Month: September 2017


See me on TV, getting mildly outraged about DNA grabbing, Softbank and Amazon

This past Sunday, I finally appeared as a panelist on NBC’s Press:Here, hosted by Scott McGrew.

I say “finally” because, while this was my first time appearing on camera for the show, I’ve hovered in the shadows behind those same for maybe twenty other episodes whenever Sarah has been a panellist.

In the unlikely event you’re unfamiliar with Press:Here, it’s a tech version of Meet The Press (hence its Sunday morning scheduling, right after MTP). Two reporters join McGrew to grill tech leaders, CEOs and other prominent figures.

Sometimes (i.e. when Sarah is on, and/or the subject is Uber) the grilling can be fierce, other times it’s a little more collegial. But it’s consistently the most entertaining and best informed tech-related show by a mainstream broadcaster.  (You’re welcome to add your own joke here about why such a distinguished show would want me as a guest.)

This week, my co-panellist was TechCrunch’s Katie Roof and the companies for discussion were: 1) InterGenX – a company, apparently named by Douglas Coupland, which builds a tool that lets police instantly run tests on suspects’ DNA; 2) Kabbage – the small business loans startup that just raised a quarter billion dollars from Softbank; and 3) Amazon.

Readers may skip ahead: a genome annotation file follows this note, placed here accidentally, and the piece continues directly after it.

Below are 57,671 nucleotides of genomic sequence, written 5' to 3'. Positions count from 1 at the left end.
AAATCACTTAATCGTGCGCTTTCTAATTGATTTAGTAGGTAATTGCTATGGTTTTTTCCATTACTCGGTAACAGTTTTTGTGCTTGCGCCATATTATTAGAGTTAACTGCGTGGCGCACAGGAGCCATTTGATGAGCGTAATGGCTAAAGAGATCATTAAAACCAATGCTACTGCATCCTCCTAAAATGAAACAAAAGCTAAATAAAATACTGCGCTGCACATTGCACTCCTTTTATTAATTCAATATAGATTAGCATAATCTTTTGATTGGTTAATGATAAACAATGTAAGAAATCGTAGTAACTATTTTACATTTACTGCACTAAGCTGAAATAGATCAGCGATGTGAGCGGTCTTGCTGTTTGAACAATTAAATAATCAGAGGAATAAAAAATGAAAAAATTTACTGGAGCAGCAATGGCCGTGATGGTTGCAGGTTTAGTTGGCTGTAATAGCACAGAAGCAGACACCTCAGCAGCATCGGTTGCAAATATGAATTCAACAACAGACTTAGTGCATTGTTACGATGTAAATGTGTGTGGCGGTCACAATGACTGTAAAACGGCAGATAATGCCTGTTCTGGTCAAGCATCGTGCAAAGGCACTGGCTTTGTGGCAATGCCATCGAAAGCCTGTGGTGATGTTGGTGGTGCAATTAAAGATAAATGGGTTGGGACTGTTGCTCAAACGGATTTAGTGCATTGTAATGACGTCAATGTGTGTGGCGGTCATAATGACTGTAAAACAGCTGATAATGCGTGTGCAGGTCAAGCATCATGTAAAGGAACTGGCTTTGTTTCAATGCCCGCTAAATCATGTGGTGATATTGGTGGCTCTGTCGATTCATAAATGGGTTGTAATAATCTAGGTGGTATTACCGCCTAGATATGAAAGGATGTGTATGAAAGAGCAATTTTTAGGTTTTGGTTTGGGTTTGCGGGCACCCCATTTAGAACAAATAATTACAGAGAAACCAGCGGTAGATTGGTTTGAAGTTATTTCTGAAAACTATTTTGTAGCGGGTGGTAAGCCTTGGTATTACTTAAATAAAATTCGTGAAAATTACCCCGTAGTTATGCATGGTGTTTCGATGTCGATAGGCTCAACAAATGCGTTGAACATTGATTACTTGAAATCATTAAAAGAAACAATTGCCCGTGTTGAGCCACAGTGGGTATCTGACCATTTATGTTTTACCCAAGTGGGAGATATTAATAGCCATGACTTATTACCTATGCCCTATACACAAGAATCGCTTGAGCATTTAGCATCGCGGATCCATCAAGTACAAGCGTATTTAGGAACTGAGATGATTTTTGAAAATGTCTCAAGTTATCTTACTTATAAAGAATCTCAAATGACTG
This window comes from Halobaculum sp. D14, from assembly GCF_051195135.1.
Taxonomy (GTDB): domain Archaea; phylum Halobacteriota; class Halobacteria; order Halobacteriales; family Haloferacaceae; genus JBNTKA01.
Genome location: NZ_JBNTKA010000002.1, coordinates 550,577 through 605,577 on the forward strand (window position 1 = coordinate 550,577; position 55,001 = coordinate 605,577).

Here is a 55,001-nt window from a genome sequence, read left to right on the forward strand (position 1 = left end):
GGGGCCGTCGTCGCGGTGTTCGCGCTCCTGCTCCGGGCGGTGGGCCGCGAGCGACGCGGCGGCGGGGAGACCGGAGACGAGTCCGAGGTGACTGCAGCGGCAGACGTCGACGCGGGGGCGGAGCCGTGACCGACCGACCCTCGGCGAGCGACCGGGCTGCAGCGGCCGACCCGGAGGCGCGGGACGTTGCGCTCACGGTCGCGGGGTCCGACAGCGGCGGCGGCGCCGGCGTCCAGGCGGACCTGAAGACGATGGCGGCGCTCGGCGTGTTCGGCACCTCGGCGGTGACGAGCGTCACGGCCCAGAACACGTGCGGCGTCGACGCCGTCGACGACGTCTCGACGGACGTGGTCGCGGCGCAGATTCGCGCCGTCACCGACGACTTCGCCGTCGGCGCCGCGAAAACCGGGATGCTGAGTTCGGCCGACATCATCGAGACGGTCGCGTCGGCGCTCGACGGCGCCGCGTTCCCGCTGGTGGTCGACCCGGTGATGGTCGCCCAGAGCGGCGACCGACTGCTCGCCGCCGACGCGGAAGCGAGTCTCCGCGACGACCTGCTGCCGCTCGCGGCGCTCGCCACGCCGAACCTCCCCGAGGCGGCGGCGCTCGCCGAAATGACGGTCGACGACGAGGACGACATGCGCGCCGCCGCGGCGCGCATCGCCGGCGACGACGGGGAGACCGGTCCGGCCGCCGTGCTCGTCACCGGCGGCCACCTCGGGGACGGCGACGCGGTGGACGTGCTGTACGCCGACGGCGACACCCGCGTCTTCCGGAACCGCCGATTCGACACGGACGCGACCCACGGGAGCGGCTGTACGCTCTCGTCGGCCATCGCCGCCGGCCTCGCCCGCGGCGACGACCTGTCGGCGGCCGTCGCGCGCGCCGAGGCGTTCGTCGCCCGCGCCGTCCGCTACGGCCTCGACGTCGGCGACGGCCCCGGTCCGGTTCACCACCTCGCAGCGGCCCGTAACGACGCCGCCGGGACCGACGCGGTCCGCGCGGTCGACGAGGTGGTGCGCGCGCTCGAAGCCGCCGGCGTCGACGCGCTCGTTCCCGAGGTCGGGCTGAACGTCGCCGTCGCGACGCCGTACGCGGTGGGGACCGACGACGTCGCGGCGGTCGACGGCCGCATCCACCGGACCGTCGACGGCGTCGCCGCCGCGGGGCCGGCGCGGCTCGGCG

Infuriatingly, clips from the episode are online but aren’t embeddable, so you’ll have to make do with the following summaries and links.

In the InterGenX segment, I was probably at my most aggravated. Surely, I suggested to founder Bob Schueren, easier DNA testing means more people (including many who turn out to be innocent) will have their DNA taken and stored. As you’ll see in the clip, Schueren insisted that was a matter for local lawmakers. All his device does, he argued, was makes the existing rules easier to enforce. Also troubling, though, was his explanation of the analysis process: While InterGenX can take an instant DNA reading, the results are still sent to the FBI for standard processing. This prompted McGrew to ask whether suspects would be left languishing in their cells in the meantime. You can see Schueren’s answer, and the rest of the discussion, here.

Kabbage is a company I know, and honestly care, little about. They seem to be doing fine, as evidenced by their windfall from Softbank. Softbank, on the other hand, fascinates me. You could copy and paste their corporate history, and investment strategy, as the prologue to a Michael Crichton book and nobody would think it out of place. Then there’s the matter of their insane valuations (WeWork is valued at $1bn per desk, I said, prompting Roof to assure viewers that I was exaggerating) and the fact they’re keeping companies from going public, thus further inflating the bubble. Aren’t they just bad for Silicon Valley? The full segment is here.

Finally, Amazon. Or specifically WholeFoodsAmazon – where now you can get cheap avocados from the same company that lets its workers boil almost to death. Huzzah! That segment here.


Abusing Ourselves To Death

I’ve just finished re-reading Neil Postman’s “Amusing Ourselves To Death.”